Wednesday, April 13, 2011

Manny Ramirez and the sport of lies

By Tom Grant
PhD student, Center for Ethics

Manny Ramirez retired this week rather than face a 100-game suspension following a positive test for a banned substance.  And the taint of steroids continues to plague baseball. It's Manny's second positive test.

The Barry Bonds case continues to look like just the tip of the iceberg. Bonds' remains in the hands of the jury, though that group is deadlocked on all but one count. And the fate of baseball is in the hands of fans.

Will fans find it repulsive that so many players have been caught trying to cheat, using human growth hormone and designer steroids to try to gain a competitive advantage? Or will they quietly accept that baseball stars use the juice to get a little extra power. Some even dare to say that steroids saved baseball. They suggest that the muscle-bound home run hitters gave the sport excitement at a time when it was becoming upstaged in the public mind by football and basketball.

But to others, this writer included, baseball has become a sport of deceit, not much different from bicycling or professional wrestling. And it's not so much about performance enhancing drugs as it is about the lies. Who can trust any power hitter today?

Albert Pujols has been hailed by such top-flight media institutions as 60 Minutes as the new savior of baseball. He hits more than 30 home runs a year and has never failed a drug test. Yet the rumors continue even about Pujols.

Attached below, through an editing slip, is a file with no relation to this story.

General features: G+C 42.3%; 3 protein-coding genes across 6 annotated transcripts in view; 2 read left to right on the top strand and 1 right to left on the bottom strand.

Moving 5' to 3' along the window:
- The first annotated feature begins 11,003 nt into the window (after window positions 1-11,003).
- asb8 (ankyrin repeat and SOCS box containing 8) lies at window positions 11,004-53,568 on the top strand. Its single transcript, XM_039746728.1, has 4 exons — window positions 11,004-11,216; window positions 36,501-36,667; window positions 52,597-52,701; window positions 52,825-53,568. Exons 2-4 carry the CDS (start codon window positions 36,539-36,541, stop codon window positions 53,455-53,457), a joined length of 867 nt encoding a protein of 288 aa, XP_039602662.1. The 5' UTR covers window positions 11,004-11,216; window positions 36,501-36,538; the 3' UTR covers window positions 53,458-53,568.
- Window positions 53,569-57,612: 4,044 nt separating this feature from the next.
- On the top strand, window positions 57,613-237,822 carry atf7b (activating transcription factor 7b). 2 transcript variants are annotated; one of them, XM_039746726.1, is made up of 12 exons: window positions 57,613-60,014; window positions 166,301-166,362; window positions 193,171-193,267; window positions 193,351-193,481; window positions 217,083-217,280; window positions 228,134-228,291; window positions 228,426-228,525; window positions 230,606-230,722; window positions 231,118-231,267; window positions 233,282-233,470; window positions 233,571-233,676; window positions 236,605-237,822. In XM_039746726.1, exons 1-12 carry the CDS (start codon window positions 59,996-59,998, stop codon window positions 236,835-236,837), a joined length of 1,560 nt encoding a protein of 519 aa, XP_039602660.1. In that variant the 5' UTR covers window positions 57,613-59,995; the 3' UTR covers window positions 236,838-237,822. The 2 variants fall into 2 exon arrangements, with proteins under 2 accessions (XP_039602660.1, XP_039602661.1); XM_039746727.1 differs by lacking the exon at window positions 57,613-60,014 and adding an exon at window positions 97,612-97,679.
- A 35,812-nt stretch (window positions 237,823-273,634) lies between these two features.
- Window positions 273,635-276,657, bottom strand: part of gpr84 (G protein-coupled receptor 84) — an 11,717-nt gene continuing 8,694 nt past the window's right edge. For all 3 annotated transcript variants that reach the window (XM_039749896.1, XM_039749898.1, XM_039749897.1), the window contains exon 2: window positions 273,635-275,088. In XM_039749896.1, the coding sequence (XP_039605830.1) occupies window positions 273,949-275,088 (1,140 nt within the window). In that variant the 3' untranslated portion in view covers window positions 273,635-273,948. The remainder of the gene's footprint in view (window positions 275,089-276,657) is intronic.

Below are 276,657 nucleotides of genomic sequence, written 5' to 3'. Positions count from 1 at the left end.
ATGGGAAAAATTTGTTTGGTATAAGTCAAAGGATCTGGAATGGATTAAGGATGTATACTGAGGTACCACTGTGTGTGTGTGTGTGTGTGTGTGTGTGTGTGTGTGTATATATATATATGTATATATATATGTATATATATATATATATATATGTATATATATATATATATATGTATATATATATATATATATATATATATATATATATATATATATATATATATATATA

The concensus seems to be that baseball players will do whatever it takes to improve their game, then lie about it. The Bonds' trial is about his lies. Ramirez's retirement shows that the steroid era continues. And so does the lying era.

Professional wrestlers were once the used car salesmen of sport. Then bicycling, with stars such as Tour de France winners Floyd Landis and Bjarne Riis admitting doping, became the sport of lies. And now baseball has so deeply mired itself in the liars and cheaters club that we can't trust the heroes of America's pastime.

You can say it ain't so, Joe. But in the back of our mind, we still won't believe you.

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